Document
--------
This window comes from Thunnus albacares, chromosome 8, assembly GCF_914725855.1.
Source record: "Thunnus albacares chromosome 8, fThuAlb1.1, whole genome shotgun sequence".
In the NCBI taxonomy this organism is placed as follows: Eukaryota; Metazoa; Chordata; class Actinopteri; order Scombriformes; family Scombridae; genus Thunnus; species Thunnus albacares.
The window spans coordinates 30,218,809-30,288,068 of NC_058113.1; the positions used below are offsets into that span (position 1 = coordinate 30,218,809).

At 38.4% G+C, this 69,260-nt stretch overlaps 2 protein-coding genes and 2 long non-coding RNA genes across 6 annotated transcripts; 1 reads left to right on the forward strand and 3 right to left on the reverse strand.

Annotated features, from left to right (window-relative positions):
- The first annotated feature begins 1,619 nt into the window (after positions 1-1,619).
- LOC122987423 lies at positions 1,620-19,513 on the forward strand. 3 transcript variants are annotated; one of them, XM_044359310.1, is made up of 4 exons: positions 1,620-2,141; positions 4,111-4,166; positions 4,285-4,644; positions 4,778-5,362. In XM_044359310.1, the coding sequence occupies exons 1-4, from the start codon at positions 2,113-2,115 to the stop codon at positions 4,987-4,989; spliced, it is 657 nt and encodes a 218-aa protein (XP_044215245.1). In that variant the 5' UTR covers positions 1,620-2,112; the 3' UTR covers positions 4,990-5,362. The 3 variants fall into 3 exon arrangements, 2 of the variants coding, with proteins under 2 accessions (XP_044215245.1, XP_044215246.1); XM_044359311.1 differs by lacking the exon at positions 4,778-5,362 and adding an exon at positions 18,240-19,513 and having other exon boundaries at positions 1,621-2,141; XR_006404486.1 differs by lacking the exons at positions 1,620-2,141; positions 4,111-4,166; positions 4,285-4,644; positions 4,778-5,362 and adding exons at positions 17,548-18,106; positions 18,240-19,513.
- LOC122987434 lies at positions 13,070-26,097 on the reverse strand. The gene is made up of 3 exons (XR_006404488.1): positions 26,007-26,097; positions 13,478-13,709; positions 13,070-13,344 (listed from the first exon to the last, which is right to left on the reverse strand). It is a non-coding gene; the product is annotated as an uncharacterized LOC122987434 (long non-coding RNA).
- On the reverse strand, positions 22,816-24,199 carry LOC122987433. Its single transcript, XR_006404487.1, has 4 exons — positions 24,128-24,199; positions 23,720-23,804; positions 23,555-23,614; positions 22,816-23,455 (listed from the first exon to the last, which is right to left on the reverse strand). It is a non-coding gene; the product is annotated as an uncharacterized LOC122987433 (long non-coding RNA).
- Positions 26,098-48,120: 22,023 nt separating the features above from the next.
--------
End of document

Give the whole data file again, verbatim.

This window comes from Thunnus albacares, chromosome 8, assembly GCF_914725855.1.
Source record: "Thunnus albacares chromosome 8, fThuAlb1.1, whole genome shotgun sequence".
In the NCBI taxonomy this organism is placed as follows: Eukaryota; Metazoa; Chordata; class Actinopteri; order Scombriformes; family Scombridae; genus Thunnus; species Thunnus albacares.
The window spans coordinates 30,218,809-30,288,068 of NC_058113.1; the positions used below are offsets into that span (position 1 = coordinate 30,218,809).

At 38.4% G+C, this 69,260-nt stretch overlaps 2 protein-coding genes and 2 long non-coding RNA genes across 6 annotated transcripts; 1 reads left to right on the forward strand and 3 right to left on the reverse strand.

Annotated features, from left to right (window-relative positions):
- The first annotated feature begins 1,619 nt into the window (after positions 1-1,619).
- LOC122987423 lies at positions 1,620-19,513 on the forward strand. 3 transcript variants are annotated; one of them, XM_044359310.1, is made up of 4 exons: positions 1,620-2,141; positions 4,111-4,166; positions 4,285-4,644; positions 4,778-5,362. In XM_044359310.1, the coding sequence occupies exons 1-4, from the start codon at positions 2,113-2,115 to the stop codon at positions 4,987-4,989; spliced, it is 657 nt and encodes a 218-aa protein (XP_044215245.1). In that variant the 5' UTR covers positions 1,620-2,112; the 3' UTR covers positions 4,990-5,362. The 3 variants fall into 3 exon arrangements, 2 of the variants coding, with proteins under 2 accessions (XP_044215245.1, XP_044215246.1); XM_044359311.1 differs by lacking the exon at positions 4,778-5,362 and adding an exon at positions 18,240-19,513 and having other exon boundaries at positions 1,621-2,141; XR_006404486.1 differs by lacking the exons at positions 1,620-2,141; positions 4,111-4,166; positions 4,285-4,644; positions 4,778-5,362 and adding exons at positions 17,548-18,106; positions 18,240-19,513.
- LOC122987434 lies at positions 13,070-26,097 on the reverse strand. The gene is made up of 3 exons (XR_006404488.1): positions 26,007-26,097; positions 13,478-13,709; positions 13,070-13,344 (listed from the first exon to the last, which is right to left on the reverse strand). It is a non-coding gene; the product is annotated as an uncharacterized LOC122987434 (long non-coding RNA).
- On the reverse strand, positions 22,816-24,199 carry LOC122987433. Its single transcript, XR_006404487.1, has 4 exons — positions 24,128-24,199; positions 23,720-23,804; positions 23,555-23,614; positions 22,816-23,455 (listed from the first exon to the last, which is right to left on the reverse strand). It is a non-coding gene; the product is annotated as an uncharacterized LOC122987433 (long non-coding RNA).
- Positions 26,098-48,120: 22,023 nt separating the features above from the next.